Nail-biting is probably the most socially acceptable of the pathological grooming behaviors. People believe it becomes problematic only if they bite down to the cuticle and cause pain or an infection. The most common treatments for onychophagia are aimed at making the fingernails unpleasant to the taste, avoiding the underlying issues entirely. “It’s about relieving stress,” says Dr. Carol Mathews, who runs the Obsessive Compulsive Disorder (OCD) clinic at the University of California, San Francisco. Treatment focuses on “habit reversal training,” a combination of remedies that make patients aware of their disorder and what their triggers are, and then finding ways to resist the urge to pull, pick or bite. Deibler says the awareness part is often a huge step. “People are so isolated, they think they’re the only people who have it.”
While most pathological grooming disorders exist on the OCD scale, some are more OCD than others. The difference might seem minor, but it’s crucial. For those with clear OCD, there is little of the satisfaction that comes from getting at the perfect scab. People who obsessively wash their hands do so out of fear of contamination, and no amount of soap can make all germs go away.
“It gets to be a reinforcing pattern,” says Mathews. “There is the anxiety of contamination, then the compensatory behavior. And you’re fine for the short term. But then you have to do it again, and often more elaborately, because what you did before just isn’t good enough.”
While the impulse that drives obsessive hand-washing and excessive showering is essentially the same, “people do things in ways that doesn’t always makes sense,” as Mathews puts it. People with this expression of OCD can shower three or four times a day, or just once for several hours. There is often an elaborate ritual (which parts of the body get washed first and in what way), as well. If it isn’t followed perfectly, the ritual has to be rebooted. “There is a certain amount of magical thinking at work: If I wash a particular way, I’ll get an A on my math test,” says Mathews, adding that all of us, to a certain extent, exhibit OCD-like behaviors: We knock on wood three times or avoid walking under ladders. The problem is when they spiral out of control. “People can get so impaired that they can essentially get trapped in their home and never come out. It can have real impacts on their health and life.”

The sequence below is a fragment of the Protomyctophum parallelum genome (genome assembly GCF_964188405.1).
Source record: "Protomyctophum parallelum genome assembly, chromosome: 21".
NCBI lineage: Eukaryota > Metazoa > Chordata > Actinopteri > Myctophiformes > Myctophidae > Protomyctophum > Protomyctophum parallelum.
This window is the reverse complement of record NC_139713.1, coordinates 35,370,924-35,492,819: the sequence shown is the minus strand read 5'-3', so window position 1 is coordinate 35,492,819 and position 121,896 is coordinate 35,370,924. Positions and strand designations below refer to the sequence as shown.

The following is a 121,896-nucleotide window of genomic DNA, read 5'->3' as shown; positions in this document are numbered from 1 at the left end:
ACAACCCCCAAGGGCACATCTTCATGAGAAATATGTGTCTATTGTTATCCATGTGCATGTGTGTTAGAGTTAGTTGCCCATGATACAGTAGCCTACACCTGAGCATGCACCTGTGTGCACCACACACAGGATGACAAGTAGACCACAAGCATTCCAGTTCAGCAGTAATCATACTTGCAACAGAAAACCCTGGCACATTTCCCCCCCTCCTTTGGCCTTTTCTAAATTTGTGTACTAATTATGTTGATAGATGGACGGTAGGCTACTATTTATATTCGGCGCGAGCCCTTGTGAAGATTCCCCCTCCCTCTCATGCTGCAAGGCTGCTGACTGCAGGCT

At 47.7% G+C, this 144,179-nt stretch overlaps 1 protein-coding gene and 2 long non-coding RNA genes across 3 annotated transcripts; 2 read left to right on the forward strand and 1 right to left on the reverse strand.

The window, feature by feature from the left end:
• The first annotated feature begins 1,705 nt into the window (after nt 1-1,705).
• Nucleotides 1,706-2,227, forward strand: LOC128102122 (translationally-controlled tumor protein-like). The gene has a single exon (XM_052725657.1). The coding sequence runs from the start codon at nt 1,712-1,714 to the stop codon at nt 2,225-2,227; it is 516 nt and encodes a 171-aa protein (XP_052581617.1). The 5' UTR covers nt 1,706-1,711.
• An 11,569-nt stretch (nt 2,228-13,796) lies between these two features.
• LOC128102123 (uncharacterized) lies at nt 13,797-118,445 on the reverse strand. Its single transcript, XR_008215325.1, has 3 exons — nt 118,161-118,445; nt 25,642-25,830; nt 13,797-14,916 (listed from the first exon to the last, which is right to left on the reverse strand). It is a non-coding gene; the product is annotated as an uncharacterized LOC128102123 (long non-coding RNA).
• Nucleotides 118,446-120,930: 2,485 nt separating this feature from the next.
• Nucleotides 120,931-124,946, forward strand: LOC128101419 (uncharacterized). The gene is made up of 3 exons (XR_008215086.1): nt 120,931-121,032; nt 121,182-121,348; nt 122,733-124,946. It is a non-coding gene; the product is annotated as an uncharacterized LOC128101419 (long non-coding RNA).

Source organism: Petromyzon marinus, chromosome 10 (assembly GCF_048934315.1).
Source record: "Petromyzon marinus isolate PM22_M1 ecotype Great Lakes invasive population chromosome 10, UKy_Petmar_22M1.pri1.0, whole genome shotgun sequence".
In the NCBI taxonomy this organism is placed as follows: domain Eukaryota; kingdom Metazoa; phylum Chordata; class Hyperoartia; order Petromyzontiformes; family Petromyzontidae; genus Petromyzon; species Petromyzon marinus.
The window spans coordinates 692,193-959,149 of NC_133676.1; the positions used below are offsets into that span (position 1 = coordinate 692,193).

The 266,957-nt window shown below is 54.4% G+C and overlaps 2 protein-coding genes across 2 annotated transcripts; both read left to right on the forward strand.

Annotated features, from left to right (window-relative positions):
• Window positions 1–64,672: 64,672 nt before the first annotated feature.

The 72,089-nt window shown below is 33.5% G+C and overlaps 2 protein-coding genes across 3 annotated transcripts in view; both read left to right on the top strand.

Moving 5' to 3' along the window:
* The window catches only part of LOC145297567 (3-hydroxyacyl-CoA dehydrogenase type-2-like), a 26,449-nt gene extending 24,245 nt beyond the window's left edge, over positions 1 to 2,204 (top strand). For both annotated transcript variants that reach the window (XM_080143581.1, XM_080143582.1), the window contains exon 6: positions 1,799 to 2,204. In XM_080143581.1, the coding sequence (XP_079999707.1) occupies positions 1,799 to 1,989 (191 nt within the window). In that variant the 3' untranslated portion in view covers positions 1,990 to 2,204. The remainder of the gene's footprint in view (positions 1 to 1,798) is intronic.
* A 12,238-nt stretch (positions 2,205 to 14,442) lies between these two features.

Excessive plastic surgery
Sometimes, a blemish is so bad it can’t be picked away. For those with body dysmorphic disorder, the slightest defect can require drastic action. “They become obsessed with camouflaging these perceived defects,” says Dr. David Sack, a Los Angeles-based psychiatrist and CEO of Promises Treatment Centers. “They usually end up in a surgeon’s office years before a psychiatrist’s office.” Before reaching out for help, a person can go through a series of surgeries, altering noses, chins, brows, even arm and back muscles. “I had one patient who was convinced he had a receding hairline,” he says. “He got hair grafts three times, even though there was nothing wrong with his hairline. He became depressed and alcoholic. He was tortured by it.”
Everyone knows by this point that excessive tanning is extremely dangerous. Yet people still do it, turning their skin into a leathery hide and greatly increasing the risk of deadly cancer. When researchers started studying people who obsessively tanned, they assumed the impulse was to cover up some perceived defect. But Sack says what they found was surprisingly different: They’re basically getting high. Part of the chemical reaction to UV light that causes tanning also releases hormones that control stress and produce endorphins. Tanning for these people produces a rush. Take it away and they go through withdrawal. “When forced to go cold turkey, they go through the same symptoms as getting off opiates,” says Sack. “They see no reason to stop because they’re enjoying it. They think the world is trying to interfere with their pleasure. Their behavior is addict behavior.”